Lockridge is an avid reader who enjoys learning about beautiful garden plants. Among other things, she has worked with a florist.
Growing Carnations in Your Garden
Carnations are beautiful, brightly colored flowers that you either can grow from seed or cuttings. According to FTD, a premier floral retailer, carnations are the traditional Mother's Day flower. Gardners enjoy this plant in their garden because of their variety of colors and fragrant aroma, and their ease of growing. Like other flowers, each color of the carnation evokes a different sentiment:
- Pink carnations represent gratitude.
- Red carnations represent admiration.
- White carnations are traditionally worn or given as gifts in remembrance of mothers who have passed away.
Are Carnations Annuals or Perennials?
Although carnations can be grown as perennials, they are traditionally treated as annuals. When properly cared for, carnations can grow vigorously year to year. According to Organic Gardening, dwarf varieties of carnations will grow from 9 to 12 inches tall, whereas taller varieties will reach up to 18 to 24 inches.
How to Replant a Potted Carnation
- Select a location where the plants will receive full sun to partial shade.
- Prepare the soil by adding 2 to 3 inches of compost (or an organic matter) to the top 8 inches of soil. Carnations prefer well-draining soil that is neutral or slightly alkaline.
- Dig a hole deep enough to accommodate the root ball. Space plants about 1 foot apart to ensure adequate air circulation.
- Loosen the potting soil, and plant the carnations in the holes. Once transplanted, spread a thin, loose layer mulch or organic material around the base of the plant. Avoid direct contact between the plant and the soil additive.
- Water the plant thoroughly on the day of planting. Provide at least 1 inch of water per week, but avoid getting the flower petals or foliage wet. Wet foliage may encourage fungal leaf spots.
- Support your growing carnation plant with a stake positioned near the base of the plant to discourage stem breakage. Loosely tie plant stems to the stake with a piece of twine or fabric strip.
- Cut spent blooms above the node or stem junction. Removing dead flowers often encourages new growth.
- At the end of the season, cut stems back to 1 to 2 inches above the ground.
How to Grow From a Cutting
- Cut a thick stem from a carnation (leaving at least 2 to 3 leaf nodes) using sharp, sterilized shears. Keep track of which end of the stem was originally pointed downward.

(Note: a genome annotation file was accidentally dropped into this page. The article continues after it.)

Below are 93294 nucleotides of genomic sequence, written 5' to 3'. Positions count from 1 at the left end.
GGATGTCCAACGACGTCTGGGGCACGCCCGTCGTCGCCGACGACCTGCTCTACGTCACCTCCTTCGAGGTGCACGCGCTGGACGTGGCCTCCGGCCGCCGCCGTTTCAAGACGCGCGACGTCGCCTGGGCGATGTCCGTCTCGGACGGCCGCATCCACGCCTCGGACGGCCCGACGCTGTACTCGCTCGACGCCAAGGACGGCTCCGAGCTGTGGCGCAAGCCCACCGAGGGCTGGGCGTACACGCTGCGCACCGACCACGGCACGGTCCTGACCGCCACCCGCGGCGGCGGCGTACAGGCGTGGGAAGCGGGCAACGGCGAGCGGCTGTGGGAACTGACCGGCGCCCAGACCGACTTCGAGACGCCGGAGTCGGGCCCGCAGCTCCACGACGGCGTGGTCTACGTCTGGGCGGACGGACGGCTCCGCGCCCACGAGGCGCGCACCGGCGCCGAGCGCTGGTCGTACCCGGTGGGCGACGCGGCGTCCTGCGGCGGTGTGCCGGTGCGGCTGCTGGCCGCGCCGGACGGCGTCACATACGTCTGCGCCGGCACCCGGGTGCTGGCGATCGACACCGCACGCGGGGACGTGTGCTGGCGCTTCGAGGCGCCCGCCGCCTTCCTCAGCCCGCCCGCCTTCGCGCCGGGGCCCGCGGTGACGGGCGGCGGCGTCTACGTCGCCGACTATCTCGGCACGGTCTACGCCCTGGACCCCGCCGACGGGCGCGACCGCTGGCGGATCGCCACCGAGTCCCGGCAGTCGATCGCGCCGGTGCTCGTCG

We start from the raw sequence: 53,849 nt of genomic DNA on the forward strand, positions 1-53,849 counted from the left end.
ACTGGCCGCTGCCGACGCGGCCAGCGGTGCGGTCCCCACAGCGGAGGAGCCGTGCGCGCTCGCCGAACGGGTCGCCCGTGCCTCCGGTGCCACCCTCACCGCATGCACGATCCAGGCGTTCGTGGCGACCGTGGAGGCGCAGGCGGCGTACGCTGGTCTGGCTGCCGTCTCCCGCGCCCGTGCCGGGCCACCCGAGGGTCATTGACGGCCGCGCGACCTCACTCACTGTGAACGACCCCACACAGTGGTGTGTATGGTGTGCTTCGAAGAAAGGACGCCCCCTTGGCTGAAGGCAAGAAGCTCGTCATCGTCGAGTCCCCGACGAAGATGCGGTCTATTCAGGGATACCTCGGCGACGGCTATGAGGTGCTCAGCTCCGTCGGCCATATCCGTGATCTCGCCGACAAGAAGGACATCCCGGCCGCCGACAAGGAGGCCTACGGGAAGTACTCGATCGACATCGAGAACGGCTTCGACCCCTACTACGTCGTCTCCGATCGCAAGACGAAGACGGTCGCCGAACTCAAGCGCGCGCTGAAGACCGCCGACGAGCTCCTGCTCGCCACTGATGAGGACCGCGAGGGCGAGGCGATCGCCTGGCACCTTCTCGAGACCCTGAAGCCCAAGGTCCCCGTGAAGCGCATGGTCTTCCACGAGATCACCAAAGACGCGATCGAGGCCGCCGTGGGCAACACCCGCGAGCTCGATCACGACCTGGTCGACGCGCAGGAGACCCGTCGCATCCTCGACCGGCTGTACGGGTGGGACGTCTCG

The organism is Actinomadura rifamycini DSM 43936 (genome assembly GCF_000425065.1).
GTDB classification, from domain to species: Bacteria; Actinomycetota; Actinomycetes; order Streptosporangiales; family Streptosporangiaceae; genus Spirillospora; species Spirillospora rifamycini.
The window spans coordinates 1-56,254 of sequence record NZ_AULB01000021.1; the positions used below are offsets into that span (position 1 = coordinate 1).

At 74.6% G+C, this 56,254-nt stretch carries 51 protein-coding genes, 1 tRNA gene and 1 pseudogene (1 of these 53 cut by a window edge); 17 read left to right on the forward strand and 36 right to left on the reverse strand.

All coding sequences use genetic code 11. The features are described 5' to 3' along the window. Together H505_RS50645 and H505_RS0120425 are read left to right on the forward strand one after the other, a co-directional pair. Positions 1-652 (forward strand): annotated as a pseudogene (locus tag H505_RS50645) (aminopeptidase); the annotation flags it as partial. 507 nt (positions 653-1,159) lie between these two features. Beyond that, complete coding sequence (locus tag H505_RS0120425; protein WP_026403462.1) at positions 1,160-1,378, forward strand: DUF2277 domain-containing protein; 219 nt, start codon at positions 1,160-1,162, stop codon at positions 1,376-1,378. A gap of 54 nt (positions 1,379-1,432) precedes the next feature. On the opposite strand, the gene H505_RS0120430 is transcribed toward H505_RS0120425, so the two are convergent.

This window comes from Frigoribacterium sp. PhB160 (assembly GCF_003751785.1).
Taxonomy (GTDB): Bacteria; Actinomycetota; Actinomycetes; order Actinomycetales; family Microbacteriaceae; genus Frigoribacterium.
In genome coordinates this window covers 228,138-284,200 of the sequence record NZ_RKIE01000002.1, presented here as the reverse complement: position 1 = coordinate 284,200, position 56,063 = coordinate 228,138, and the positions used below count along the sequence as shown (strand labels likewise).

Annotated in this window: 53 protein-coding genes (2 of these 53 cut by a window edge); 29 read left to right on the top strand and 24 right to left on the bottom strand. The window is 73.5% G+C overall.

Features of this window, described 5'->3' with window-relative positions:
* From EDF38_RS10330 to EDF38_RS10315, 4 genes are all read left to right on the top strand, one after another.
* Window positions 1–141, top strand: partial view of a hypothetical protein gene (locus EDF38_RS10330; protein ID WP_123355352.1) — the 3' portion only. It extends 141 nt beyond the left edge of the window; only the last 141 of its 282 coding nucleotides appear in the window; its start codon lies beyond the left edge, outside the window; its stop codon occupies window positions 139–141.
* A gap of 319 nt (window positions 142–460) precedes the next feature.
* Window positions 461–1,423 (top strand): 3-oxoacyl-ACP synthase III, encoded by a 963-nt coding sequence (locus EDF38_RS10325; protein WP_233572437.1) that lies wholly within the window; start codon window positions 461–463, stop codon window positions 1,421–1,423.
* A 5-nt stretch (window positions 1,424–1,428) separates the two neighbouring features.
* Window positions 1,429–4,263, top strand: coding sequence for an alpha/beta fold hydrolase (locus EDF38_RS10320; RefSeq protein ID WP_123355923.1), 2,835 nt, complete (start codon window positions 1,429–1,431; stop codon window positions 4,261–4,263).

- Strip leaves from the stem tips.
- Place the cutting in a container with coarse sand. Ensure you place the stem so it is oriented as before, placing the downward part of the stem in the sand.
- Moisten the sand thoroughly.
- Push the stem about 1/3 to 1/2 of the depth into the sand.
- Locate the container in a location within bright, indirect sunlight. Moisten the sand daily with a water bottle.
- Remove the plant about one month after blooming by gently using a trowel to loosen the plant from the sand. Relocate it to the garden or a pot with potting soil.
How to Grow From Seed
- Sow seeds about 1/8 inch deep in well-draining potting mix.
- Space seeds about 12 inches apart.
- Apply soil firmly over seeds, and moisten well.
- Store the growing seeds in an area between 41 to 59 degrees F that will receive full sun in the daytime.
- Expect germination in about 2 to 3 weeks.
How to Prune Carnations
Prune carnations to promote the overall health of the plant. You'll need to prune carnations twice a year—once in the summer to remove spent flowers, and once at the end of the growing season—cutting the plant almost down to the ground or the "basal growth" area. Always work with sterilized clippers to ensure you don't spread disease around your garden.
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- Inspect the plant for dead or withering buds.
- Cut just above the leaf node of any dead areas on the plant. Avoid cutting portions of the stem already displaying new growth. (Keep at least three nodes on each stem, or it may not bloom again).
- Expect more blooms in a few weeks.
Periodically inspect the plant and deadhead spent blooms by hand. Deadheading will allow the plant to force more energy into other blooming buds and will keep the cycle of new blooms continuous.
Keep your carnation plant trim and tidy by pruning back leggy plants. Blooms spaced closer together may actually give your plant a larger look and make it appear that you have more blooms.
- Fertilize carnations every six to eight weeks with a fertilizer specifically for flowering plants.
- Ensure that your carnation plants have adequate space between plants, as this increases air circulation, and decreases the likelihood of mold growth. If you notice yellow or discolored leaves forming, check for adequate soil drainage.
- Protecting carnations from frost encourages growth the next year. Either install a hoop greenhouse or dig up the plant and bring it inside for the cold winter.
- SF Gate: Carnation Plant Care
- Organic Gardening Advice: Add Color and Scent to Your Garden by Growing Carnations
- The Flower Expert: How to Grow Carnations
- The Flower Expert: Carnations
This content is accurate and true to the best of the author’s knowledge and is not meant to substitute for formal and individualized advice from a qualified professional.
Questions & Answers
Question: How do I trim 4 feet tall carnations?
Answer: Only trim about 1/4 of the total stems. Cutting off too much at one time could stress the plant. Don't cut all the stems off at the same point or it will look like you gave the plant a "flat top", instead vary the height, cutting back stems 1/4 to 1/2 inch above a lateral bud on the stem.
Question: Is it true that the more you cut carnations, the more they produce?
Answer: Yes, cutting back dead blooms (or pruning the plant) encourages new growth. You should prune carnations once in the summer and then again more severely after the growing season.